The reality of this situation, however, is that Ortega seems more focused on hiding the disease than treating it. An independent organization formed by epidemiologists, medical professionals and students known as the Nicaragua Covid-19 Citizen Observatory was created with the aim of “filling the void of information” around the Coronavirus. While the Nicaraguan government still denies that community transmission is occurring, the Observatory claims that as of the 8th of July there were 2225 deaths and 7893 cases of COVID-19, nearly 23 times the number of official deaths calculated by the state. From the 25th of June to July 1 an 8% increase in the number of new cases was reported which suggests that Nicaragua is still to reach the ‘peak’. The autocratic nature of the state has allowed for the repression of information surrounding the outbreak. Ortega, who has held power since 2007, has control of all 4 branches of government and has banned opposition political parties, operating without a semblance of accountability or legitimacy (The Atlantic, 2018). The Nicaraguan government therefore has been able to retain tight control of all testing and has denied investigators from the WHO access to records of cases (NY Times, 2020). Due to the secrecy surrounding testing, doctors on the ground have stated that misdiagnoses are common. As outlined by Dr. Carlos Quant, the chief of the infectious diseases unit at Manolo Morales Hospital in Managua, “Sure, they are atypical pneumonias, because they are not tested.” According to the Citizens Observatory, at least 133 COVID deaths have been misdiagnosed as ‘atypical pneumonia’ with many other respiratory diseases replacing what should be COVID-19 on death certificates.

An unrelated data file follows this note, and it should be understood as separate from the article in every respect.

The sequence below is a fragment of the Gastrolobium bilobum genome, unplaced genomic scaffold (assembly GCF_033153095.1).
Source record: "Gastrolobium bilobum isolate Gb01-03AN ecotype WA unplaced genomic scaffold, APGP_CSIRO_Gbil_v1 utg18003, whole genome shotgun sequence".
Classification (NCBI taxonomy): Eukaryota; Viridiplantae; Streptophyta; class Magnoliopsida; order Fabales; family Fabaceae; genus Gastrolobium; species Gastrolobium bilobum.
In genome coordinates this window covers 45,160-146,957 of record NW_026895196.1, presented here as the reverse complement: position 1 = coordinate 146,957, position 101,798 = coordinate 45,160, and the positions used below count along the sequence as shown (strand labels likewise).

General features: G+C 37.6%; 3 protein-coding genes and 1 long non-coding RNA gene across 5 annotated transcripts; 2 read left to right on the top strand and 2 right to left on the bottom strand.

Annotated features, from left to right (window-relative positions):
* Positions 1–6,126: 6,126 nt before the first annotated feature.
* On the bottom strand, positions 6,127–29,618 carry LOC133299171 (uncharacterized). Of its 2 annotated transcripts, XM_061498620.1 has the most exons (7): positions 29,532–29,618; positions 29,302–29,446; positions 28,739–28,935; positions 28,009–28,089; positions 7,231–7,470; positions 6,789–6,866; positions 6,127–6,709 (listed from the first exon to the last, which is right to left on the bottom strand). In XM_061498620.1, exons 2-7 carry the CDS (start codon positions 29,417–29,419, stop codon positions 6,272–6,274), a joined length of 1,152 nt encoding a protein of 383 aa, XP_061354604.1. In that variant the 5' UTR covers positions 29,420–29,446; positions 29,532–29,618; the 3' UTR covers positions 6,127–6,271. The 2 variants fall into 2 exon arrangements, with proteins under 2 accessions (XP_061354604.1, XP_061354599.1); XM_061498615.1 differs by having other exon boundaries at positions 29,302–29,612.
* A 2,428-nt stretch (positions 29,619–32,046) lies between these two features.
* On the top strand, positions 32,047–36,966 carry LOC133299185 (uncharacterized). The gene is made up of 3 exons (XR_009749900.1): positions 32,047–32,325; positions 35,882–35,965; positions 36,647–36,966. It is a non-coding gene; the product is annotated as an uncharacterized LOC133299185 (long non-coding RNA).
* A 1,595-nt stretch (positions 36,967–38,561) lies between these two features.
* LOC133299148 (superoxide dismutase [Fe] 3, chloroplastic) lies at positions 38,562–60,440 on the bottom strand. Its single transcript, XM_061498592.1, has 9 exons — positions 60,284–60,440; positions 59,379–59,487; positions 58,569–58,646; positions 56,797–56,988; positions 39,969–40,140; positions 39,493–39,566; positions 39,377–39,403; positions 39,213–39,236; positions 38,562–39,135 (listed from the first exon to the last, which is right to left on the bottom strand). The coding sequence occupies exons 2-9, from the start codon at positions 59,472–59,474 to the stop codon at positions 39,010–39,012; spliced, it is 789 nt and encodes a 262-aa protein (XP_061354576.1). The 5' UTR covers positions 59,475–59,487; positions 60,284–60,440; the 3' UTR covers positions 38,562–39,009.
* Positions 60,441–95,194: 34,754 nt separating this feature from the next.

In attempts to hide the scale of the outbreak, the Nicaraguan state, which has become increasingly authoritarian in recent years, has fired medical staff who have challenged their handling of the pandemic. On May 18, more than 700 health workers from the public and private sectors signed a letter urging the government to acknowledge that the virus was spreading in Nicaragua. More than a dozen of the signatories were dismissed arbitrarily, receiving letters which did not identify the reason for their dismissal. On June 9, the Nicaraguan Centre for Human Rights (CENIDH) issued a statement of concern over the dismissals which did not follow the legal procedures set out in Nicaraguan law. This represents an overstepping of the Nicaraguan state; however, it is not the first time that democratic processes have been eroded in recent years. In 2018 anti-government protests were brutally repressed by the state leaving as many as 530 dead and causing 80,000 to flee the country (The Guardian, 2019). In the wake of these protests the Ortega administration fired at least 400 doctors, nurses, and other health workers in apparent retaliation for providing care to those injured in the protests (HRW, 2020). The firing of doctors is as concerning from a human rights perspective as it is from public health, as recognized by José Miguel Vivanco, Americas director at Human Rights Watch: “Arbitrarily removing health workers amid a health crisis further threatens a public health disaster.” Medical personnel themselves have been disproportionately affected by the crisis – the Citizens observatory has said 87 health personnel have died due to the virus. In March doctors were actively told not to wear masks by the government and one of the demands in the open letter in May was greater access to PPE for doctors.